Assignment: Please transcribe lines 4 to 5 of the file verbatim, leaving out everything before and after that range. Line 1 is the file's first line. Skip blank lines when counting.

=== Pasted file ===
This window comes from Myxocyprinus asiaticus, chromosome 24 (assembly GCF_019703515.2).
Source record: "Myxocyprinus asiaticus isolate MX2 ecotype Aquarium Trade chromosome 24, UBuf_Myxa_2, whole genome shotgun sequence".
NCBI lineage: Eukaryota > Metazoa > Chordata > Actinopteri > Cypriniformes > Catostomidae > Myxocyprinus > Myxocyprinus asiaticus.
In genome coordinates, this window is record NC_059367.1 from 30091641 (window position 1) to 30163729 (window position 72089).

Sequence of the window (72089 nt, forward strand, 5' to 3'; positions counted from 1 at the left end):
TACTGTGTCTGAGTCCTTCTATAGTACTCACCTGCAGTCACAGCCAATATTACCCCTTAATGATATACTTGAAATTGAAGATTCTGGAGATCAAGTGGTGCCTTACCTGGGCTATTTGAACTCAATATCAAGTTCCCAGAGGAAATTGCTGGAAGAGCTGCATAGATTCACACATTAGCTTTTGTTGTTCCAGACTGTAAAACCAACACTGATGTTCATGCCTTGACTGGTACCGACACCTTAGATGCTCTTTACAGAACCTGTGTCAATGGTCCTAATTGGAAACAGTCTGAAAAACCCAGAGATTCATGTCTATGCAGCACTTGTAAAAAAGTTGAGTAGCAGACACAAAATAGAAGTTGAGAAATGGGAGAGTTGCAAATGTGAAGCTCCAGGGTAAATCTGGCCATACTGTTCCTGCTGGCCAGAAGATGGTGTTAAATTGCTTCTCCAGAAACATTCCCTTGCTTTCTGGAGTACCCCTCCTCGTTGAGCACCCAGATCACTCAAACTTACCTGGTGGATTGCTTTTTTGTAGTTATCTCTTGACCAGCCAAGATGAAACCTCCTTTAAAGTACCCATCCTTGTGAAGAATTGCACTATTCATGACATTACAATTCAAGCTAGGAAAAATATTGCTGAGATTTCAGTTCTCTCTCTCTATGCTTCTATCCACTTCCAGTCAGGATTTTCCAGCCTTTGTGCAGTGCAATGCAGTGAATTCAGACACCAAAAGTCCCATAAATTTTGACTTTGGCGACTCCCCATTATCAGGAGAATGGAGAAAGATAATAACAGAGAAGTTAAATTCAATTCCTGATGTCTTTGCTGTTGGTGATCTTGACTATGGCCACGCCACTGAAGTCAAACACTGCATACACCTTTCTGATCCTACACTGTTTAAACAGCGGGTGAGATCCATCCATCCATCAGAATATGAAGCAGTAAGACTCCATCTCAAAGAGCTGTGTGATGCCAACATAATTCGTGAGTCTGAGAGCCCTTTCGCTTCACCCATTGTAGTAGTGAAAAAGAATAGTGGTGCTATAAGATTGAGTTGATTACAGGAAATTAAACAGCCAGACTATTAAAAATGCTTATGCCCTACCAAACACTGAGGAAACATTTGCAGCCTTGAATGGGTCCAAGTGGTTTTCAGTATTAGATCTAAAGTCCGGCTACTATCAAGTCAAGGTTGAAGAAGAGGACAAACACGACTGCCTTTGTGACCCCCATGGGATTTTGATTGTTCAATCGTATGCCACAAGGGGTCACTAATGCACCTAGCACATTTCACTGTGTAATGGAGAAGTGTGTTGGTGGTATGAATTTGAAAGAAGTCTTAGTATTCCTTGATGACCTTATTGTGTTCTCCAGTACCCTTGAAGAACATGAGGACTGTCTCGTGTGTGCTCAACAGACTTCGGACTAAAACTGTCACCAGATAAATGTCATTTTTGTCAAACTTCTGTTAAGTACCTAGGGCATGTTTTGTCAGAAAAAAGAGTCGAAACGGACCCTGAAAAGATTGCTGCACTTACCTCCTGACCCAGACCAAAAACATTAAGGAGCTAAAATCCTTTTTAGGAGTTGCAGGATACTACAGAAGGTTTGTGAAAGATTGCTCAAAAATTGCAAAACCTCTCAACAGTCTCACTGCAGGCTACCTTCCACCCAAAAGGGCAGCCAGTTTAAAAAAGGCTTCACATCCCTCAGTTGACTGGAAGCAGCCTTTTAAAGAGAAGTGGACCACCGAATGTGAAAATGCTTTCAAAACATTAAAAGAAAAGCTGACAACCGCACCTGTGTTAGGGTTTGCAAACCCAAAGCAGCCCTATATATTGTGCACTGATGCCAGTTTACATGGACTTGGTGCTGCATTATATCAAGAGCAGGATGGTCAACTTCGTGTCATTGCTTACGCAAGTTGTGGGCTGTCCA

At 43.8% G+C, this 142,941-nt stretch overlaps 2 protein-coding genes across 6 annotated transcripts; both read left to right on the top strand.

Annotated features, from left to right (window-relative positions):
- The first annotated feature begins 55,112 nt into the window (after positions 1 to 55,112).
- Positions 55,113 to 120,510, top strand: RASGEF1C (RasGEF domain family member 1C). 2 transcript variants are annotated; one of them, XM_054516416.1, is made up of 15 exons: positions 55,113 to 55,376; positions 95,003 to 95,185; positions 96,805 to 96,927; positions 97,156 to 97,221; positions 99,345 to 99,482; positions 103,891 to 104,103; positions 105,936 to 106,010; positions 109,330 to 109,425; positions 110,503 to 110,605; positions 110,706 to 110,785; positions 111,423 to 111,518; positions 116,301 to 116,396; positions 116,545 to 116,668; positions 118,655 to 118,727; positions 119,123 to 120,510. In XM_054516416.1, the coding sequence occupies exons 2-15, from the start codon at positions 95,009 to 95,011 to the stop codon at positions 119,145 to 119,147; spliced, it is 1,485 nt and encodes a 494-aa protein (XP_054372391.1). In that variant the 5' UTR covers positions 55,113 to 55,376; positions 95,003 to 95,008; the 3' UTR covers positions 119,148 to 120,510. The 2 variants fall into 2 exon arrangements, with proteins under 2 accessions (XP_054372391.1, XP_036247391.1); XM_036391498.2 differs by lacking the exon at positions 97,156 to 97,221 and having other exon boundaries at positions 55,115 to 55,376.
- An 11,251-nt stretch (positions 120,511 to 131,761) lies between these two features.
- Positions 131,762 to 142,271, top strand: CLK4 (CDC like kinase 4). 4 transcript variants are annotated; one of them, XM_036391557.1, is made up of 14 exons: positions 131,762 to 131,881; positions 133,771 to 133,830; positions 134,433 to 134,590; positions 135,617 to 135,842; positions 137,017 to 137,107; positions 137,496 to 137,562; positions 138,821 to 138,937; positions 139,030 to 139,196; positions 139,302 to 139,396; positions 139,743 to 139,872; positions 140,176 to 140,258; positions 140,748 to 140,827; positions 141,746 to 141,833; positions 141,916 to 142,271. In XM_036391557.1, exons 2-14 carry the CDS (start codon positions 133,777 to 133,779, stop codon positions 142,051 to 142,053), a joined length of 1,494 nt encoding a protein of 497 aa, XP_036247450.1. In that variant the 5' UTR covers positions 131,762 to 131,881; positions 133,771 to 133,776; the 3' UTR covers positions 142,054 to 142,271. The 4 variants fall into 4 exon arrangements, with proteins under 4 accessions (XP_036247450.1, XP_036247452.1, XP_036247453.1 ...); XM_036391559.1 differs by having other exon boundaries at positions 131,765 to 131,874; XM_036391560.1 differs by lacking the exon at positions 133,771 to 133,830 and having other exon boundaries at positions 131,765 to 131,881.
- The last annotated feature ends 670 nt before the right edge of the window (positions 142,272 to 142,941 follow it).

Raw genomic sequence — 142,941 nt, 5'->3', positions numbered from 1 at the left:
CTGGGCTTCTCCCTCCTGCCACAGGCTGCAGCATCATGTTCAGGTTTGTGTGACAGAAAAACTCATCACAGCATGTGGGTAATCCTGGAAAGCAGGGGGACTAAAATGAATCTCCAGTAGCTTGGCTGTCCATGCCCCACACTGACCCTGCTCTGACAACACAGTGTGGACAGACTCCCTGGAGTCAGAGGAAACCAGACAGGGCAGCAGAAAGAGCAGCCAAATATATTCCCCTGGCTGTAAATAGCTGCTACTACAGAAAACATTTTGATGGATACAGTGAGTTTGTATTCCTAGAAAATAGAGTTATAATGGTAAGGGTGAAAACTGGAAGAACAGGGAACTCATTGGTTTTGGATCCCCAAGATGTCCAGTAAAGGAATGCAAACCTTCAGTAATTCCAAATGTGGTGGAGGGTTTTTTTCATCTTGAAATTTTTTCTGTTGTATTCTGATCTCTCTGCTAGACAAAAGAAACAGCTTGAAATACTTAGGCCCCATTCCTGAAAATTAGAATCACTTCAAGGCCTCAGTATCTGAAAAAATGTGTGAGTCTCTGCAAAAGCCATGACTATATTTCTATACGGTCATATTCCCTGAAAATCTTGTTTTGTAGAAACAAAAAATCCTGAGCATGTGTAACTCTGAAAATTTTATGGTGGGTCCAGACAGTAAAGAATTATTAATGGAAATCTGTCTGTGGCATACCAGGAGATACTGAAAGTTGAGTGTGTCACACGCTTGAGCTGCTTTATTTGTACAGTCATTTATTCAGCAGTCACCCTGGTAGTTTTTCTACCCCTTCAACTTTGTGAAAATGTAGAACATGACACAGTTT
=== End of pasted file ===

In genome coordinates, this window is record NC_059367.1 from 30091641 (window position 1) to 30163729 (window position 72089).

Sequence of the window (72089 nt, forward strand, 5' to 3'; positions counted from 1 at the left end):